Peter Lovesey

Peter Lovesey’s new book, The Tooth Tattoo, published in 2013, is the latest in the highly successful series featuring Peter Diamond, the head of CID in Bath, England. In this mystery, he is visiting Vienna, paying homage to a favourite film, The Third Man, when the body of a young Japanese woman is found. Returning home, he becomes embroiled in a murder investigation when another Japanese woman is dragged out of a canal. The only clue is a musical note tattooed on one of her teeth. This strange and tantalising piece of evidence leads Diamond to a string quartet whose members, an oddly assorted bunch, might just have something to hide. What follows is a highly inventive puzzle, in the classic vein yet unorthodox and impossible to predict. It’s also pleasingly complicated by Diamond’s hapless attempts to understand the world of classical music and the lifestyles of classical musicians.

M.E. This new book of yours is quite a departure, isn’t it? What was the inspiration for a mystery featuring classical musicians?

P.L. I saw a newspaper article about a famous string quartet and the tensions between them that made touring a pain. What a disturbing idea, that a group of artists capable of transporting an audience to a state of ecstasy can still be flawed human beings. I pushed the envelope a little, that’s all.

M.E. Are you a music buff, then?

P.L. More than when I started the book. This is one of the side benefits of writing – that you explore areas you knew little about and come to appreciate and understand them. Like anyone else, I am moved by music and marvel at its mysterious power, but I’m still some way short of being a music buff.

M.E. What form did the research take?

P.L. Going to concerts, downloading quartets – they’re ideal for watching and listening to on the computer – and above all reading accounts of great ensembles like the Amadeus and the Budapest and how these talented people handled the pressures, not just of making music, but coping with each other.

M.E. And is it fair to guess that, like Peter Diamond, you’re a fan of The Third Man?

P.L. How did you guess? I even had a disc of the zither music.

M.E. The Tooth Tattoo is a whodunit, with a limited range of murder suspects. You’re clearly very fond of that kind of story. What’s the appeal?

P.L. Oh, it’s never been bettered as a structure for a mystery. That’s why it’s lasted so long. Almost every crime story works towards a final unravelling and the whodunit makes the process an art form. The closed circle of suspects and the possibilities of misdirection and surprise are a joy to me. Here’s a thought: the whodunit is the literary equivalent of the string quartet, with its tight form and infinite variation.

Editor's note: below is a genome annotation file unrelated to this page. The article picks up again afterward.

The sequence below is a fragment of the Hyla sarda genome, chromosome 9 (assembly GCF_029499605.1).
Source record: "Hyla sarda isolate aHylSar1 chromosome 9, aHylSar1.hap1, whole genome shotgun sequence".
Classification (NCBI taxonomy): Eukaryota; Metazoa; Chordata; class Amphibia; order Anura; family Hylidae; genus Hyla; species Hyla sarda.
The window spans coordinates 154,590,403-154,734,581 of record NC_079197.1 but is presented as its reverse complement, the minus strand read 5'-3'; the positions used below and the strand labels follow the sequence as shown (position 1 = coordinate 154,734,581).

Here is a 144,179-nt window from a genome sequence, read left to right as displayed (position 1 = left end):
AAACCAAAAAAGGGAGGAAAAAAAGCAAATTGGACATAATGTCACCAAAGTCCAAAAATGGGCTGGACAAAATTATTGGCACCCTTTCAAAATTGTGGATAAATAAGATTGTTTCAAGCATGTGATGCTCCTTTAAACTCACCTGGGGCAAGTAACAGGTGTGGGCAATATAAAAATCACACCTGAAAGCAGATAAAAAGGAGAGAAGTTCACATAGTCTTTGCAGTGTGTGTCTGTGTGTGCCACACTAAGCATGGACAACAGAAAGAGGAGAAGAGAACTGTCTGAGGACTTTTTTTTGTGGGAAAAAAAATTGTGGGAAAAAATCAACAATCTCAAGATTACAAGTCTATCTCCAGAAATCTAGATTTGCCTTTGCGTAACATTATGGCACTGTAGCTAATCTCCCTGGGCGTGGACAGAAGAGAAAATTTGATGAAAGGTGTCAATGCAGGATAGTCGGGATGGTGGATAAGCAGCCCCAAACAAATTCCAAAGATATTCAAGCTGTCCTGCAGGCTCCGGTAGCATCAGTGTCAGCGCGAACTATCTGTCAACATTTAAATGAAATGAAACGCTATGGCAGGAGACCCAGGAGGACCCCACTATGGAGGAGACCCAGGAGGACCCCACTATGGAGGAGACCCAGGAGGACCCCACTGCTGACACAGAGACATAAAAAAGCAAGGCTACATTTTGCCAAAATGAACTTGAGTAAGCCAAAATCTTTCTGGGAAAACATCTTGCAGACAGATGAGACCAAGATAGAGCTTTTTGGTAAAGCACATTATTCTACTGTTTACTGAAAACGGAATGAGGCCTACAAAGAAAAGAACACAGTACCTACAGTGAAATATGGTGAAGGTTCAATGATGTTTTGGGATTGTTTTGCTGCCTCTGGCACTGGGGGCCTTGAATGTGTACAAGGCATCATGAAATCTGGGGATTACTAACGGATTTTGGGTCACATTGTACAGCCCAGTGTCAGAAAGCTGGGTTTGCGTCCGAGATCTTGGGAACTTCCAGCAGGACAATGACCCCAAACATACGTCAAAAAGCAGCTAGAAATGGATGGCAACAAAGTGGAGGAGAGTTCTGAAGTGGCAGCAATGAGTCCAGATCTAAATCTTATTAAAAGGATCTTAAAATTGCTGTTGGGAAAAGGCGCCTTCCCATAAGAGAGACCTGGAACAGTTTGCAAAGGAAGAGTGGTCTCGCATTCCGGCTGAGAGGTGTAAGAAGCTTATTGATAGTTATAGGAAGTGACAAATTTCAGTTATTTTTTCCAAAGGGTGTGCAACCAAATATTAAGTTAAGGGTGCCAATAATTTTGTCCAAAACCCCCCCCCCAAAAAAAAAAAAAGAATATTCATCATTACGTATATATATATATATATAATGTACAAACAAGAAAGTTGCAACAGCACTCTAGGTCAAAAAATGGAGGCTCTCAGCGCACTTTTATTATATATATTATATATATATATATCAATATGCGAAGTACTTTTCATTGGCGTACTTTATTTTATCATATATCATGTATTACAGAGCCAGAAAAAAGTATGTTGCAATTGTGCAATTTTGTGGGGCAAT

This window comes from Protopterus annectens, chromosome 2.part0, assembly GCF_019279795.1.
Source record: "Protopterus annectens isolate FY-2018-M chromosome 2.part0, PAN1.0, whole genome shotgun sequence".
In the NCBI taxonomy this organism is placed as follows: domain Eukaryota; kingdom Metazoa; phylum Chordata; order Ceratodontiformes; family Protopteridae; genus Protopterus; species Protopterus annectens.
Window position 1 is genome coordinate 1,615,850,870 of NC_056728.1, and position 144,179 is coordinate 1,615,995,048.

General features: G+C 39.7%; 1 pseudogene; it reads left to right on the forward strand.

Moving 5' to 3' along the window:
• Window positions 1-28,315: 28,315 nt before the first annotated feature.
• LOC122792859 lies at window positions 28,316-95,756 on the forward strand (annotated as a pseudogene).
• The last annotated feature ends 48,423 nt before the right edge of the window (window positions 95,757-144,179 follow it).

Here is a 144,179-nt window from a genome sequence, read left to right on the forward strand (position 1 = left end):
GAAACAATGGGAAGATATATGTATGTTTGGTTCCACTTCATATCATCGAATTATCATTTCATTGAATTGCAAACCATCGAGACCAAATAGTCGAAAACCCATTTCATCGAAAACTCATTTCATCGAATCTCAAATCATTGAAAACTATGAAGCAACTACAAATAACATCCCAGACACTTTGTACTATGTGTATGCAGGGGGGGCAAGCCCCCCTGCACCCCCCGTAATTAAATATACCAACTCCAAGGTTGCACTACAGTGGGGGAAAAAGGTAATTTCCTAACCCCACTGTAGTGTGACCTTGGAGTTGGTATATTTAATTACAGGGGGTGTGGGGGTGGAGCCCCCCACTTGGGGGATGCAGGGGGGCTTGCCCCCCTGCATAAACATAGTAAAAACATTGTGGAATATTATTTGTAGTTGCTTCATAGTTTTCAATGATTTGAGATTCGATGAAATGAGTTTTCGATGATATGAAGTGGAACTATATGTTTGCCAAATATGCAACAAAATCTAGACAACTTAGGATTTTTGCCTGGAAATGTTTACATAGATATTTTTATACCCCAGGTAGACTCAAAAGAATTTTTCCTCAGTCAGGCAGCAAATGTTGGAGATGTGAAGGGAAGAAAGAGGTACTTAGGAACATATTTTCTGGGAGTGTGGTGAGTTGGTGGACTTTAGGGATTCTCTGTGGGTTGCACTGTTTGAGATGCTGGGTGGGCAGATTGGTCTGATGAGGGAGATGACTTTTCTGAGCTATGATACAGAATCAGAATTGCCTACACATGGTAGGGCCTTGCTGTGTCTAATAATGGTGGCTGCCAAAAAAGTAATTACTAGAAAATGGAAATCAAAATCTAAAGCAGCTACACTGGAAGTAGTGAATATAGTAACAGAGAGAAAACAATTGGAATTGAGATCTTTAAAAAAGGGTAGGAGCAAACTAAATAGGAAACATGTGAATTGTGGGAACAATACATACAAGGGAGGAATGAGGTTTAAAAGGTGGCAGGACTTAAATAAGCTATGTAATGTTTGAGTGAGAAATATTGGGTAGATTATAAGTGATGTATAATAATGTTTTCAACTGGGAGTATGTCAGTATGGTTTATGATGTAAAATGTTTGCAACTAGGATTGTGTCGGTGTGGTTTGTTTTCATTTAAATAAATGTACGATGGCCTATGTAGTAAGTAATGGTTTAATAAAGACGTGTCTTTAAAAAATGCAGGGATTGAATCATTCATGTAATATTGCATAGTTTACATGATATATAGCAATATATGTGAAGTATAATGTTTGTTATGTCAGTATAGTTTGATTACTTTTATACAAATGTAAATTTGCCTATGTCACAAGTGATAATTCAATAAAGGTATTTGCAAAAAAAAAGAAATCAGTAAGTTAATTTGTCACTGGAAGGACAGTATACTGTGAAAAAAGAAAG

M.E. Peter Diamond is, once again, the central figure in the story. When he first appeared, in The Last Detective, am I right in thinking you didn’t anticipate he’d turn into a series character?

P.L. Not at all. It would be an odd title for the first in a series, wouldn’t it? Towards the end of the book, Diamond lost his cool, as he often does, and resigned from the police, so I didn’t expect to write another. But the book had some success and won the Anthony and I reconsidered. The second, Diamond Solitaire, had him working alone, but I couldn’t realistically continue like that, so the next was called The Summons, and I contrived a plot in which the police needed him to reinvestigate an old case and summoned him back to Bath police station. He’s headed ten more investigations since.

M.E. Diamond’s relationship with Paloma runs into trouble in the story. The pairing has always intrigued me, because their relationship got off to an extraordinary start in The Secret Hangman. I don’t want to give away too much of the plot here…

P.L. At your peril!

M.E. I was about to say, did this pose difficult challenges for you, in turning Paloma into a recurrent character?

P.L. For me, not really. For Diamond, there are professional issues, but he’s the bull-headed character who won’t allow anything to stand in his way. Heaven help the high-up who tries to tell him Paloma is an unsuitable choice of lover. She can never replace his wife Steph, who was murdered at the start of an earlier book. They live separately and sometimes sleep together and she’s a bright, successful lady who often supplies a crucial piece of information.

M.E. Did you hear from readers after Steph was murdered?

PL. And how! Each time I give a talk someone stands up and says, ‘How could you do that?’ In their eyes I’m a wife-murderer. I have to explain that the series was in danger of becoming too cozy and predictable. Diamond needed a life-changing shock and got one.

M.E. Speaking of shocks, one of the fascinations of The Tooth Tattoo is that the reader is repeatedly caught unawares, and is never really sure where the storyline will finish up.

PL. You think I wasn’t sure myself where it was going?

M.E. Come on, everyone knows you’re a careful plotter. Did you find the plotting of this book trickier than usual? Or did you come up with a central idea, such as the motive for the crimes, and take it from there?

P.L. The process was different this time. You’re right about that. This is going to sound pretentious, but I wanted the events to fit the dynamics of four musicians performing at the highest level. One is a cellist who could have been a soloist, another a product of the Soviet system and a chess-player, another a mostly silent autistic violinist who finds expression through music and the fourth is a journeyman player brought into the group and nervous of keeping up. The plot had to be written so that the reader could identify with each of them, yet accept that they were suspects in a murder.

M.E. Another contemporary cop you’ve written about in recent times is a woman, Hen Mallin. Any plans to bring her back in the foreseeable future?

P.L. Don’t hold me to this, but I’m currently thinking Hen will be in the next book.